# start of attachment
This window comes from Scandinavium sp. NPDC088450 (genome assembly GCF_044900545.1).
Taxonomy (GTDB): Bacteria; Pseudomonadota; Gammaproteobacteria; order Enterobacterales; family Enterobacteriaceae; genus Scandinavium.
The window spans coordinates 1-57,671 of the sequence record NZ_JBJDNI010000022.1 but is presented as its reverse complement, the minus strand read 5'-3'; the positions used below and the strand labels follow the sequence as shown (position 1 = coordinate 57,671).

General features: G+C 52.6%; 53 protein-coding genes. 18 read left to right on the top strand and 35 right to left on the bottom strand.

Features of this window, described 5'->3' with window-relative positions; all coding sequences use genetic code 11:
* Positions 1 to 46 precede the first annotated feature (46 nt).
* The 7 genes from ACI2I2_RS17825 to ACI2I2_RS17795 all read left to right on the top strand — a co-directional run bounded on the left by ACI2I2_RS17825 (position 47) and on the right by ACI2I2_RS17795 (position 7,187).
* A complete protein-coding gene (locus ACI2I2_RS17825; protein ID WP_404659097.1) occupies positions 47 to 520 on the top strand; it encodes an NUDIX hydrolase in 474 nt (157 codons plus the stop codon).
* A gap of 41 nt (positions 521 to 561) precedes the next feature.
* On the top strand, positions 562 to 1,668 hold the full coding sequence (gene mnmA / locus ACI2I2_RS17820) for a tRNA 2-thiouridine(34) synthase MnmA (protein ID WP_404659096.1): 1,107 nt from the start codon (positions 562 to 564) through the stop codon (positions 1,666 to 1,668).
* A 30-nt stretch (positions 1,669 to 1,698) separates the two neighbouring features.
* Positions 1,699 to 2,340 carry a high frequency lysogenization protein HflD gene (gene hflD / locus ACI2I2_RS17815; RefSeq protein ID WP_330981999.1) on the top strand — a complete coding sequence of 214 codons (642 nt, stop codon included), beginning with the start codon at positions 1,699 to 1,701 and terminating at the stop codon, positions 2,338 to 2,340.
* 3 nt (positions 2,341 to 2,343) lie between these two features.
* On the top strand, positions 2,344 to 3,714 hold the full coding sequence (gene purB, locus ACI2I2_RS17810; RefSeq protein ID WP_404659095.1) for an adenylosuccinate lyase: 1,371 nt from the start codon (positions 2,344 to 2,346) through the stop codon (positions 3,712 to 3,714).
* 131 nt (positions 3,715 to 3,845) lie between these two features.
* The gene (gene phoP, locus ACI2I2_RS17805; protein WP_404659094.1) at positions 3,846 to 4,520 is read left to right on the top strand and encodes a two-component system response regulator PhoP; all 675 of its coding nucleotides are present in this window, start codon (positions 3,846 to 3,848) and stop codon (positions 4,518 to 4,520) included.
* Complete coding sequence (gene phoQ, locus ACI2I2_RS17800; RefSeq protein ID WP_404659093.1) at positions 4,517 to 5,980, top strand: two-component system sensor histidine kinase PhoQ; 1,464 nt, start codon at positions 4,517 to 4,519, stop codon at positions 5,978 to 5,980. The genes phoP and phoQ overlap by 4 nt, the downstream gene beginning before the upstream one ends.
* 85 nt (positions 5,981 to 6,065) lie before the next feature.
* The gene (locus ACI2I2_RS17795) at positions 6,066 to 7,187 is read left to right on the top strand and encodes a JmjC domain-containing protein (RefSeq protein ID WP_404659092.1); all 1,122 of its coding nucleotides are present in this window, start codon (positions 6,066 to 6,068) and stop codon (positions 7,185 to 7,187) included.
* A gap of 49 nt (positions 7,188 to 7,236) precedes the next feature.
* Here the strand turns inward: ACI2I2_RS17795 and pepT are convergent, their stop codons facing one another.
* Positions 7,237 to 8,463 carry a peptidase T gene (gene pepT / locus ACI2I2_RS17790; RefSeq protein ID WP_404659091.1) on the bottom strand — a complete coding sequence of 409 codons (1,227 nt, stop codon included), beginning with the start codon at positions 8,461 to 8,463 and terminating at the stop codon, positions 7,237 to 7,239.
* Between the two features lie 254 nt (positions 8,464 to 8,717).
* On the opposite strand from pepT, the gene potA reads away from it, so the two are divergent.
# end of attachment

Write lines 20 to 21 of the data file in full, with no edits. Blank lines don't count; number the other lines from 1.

* A gap of 49 nt (positions 7,188 to 7,236) precedes the next feature.
* Here the strand turns inward: ACI2I2_RS17795 and pepT are convergent, their stop codons facing one another.